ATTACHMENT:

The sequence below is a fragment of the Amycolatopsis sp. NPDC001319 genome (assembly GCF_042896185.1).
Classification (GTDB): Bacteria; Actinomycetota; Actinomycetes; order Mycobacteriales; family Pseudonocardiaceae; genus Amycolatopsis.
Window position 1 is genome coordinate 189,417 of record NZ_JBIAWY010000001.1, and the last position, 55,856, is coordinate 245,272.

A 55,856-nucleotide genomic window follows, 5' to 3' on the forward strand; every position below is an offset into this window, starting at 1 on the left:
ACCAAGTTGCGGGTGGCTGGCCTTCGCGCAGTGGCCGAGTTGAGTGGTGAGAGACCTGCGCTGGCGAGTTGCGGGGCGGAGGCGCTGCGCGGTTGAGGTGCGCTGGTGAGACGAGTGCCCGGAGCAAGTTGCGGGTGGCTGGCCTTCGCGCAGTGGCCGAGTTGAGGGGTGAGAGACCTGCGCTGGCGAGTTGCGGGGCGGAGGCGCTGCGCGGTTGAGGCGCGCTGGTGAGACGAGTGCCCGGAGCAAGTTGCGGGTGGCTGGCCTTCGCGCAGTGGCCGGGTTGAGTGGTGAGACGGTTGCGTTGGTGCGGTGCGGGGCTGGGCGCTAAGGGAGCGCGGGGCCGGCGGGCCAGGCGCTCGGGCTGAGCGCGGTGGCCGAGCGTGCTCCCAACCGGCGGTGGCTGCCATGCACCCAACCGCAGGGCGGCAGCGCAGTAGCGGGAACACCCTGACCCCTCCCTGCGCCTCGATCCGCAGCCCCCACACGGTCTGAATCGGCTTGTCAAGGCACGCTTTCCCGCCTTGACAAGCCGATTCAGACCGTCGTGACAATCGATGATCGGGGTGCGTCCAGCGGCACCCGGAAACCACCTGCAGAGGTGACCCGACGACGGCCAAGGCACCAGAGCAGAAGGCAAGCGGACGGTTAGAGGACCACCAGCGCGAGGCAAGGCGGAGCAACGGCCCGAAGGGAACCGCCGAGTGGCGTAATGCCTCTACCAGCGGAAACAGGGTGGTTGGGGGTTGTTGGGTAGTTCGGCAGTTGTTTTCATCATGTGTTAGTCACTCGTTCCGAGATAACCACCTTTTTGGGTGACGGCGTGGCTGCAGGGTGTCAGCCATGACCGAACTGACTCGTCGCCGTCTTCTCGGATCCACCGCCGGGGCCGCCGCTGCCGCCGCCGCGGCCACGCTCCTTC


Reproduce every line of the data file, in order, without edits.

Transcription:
The sequence below is a fragment of the Amycolatopsis sp. NPDC001319 genome (assembly GCF_042896185.1).
Classification (GTDB): Bacteria; Actinomycetota; Actinomycetes; order Mycobacteriales; family Pseudonocardiaceae; genus Amycolatopsis.
Window position 1 is genome coordinate 189,417 of record NZ_JBIAWY010000001.1, and the last position, 55,856, is coordinate 245,272.

A 55,856-nucleotide genomic window follows, 5' to 3' on the forward strand; every position below is an offset into this window, starting at 1 on the left:
ACCAAGTTGCGGGTGGCTGGCCTTCGCGCAGTGGCCGAGTTGAGTGGTGAGAGACCTGCGCTGGCGAGTTGCGGGGCGGAGGCGCTGCGCGGTTGAGGTGCGCTGGTGAGACGAGTGCCCGGAGCAAGTTGCGGGTGGCTGGCCTTCGCGCAGTGGCCGAGTTGAGGGGTGAGAGACCTGCGCTGGCGAGTTGCGGGGCGGAGGCGCTGCGCGGTTGAGGCGCGCTGGTGAGACGAGTGCCCGGAGCAAGTTGCGGGTGGCTGGCCTTCGCGCAGTGGCCGGGTTGAGTGGTGAGACGGTTGCGTTGGTGCGGTGCGGGGCTGGGCGCTAAGGGAGCGCGGGGCCGGCGGGCCAGGCGCTCGGGCTGAGCGCGGTGGCCGAGCGTGCTCCCAACCGGCGGTGGCTGCCATGCACCCAACCGCAGGGCGGCAGCGCAGTAGCGGGAACACCCTGACCCCTCCCTGCGCCTCGATCCGCAGCCCCCACACGGTCTGAATCGGCTTGTCAAGGCACGCTTTCCCGCCTTGACAAGCCGATTCAGACCGTCGTGACAATCGATGATCGGGGTGCGTCCAGCGGCACCCGGAAACCACCTGCAGAGGTGACCCGACGACGGCCAAGGCACCAGAGCAGAAGGCAAGCGGACGGTTAGAGGACCACCAGCGCGAGGCAAGGCGGAGCAACGGCCCGAAGGGAACCGCCGAGTGGCGTAATGCCTCTACCAGCGGAAACAGGGTGGTTGGGGGTTGTTGGGTAGTTCGGCAGTTGTTTTCATCATGTGTTAGTCACTCGTTCCGAGATAACCACCTTTTTGGGTGACGGCGTGGCTGCAGGGTGTCAGCCATGACCGAACTGACTCGTCGCCGTCTTCTCGGATCCACCGCCGGGGCCGCCGCTGCCGCCGCCGCGGCCACGCTCCTTC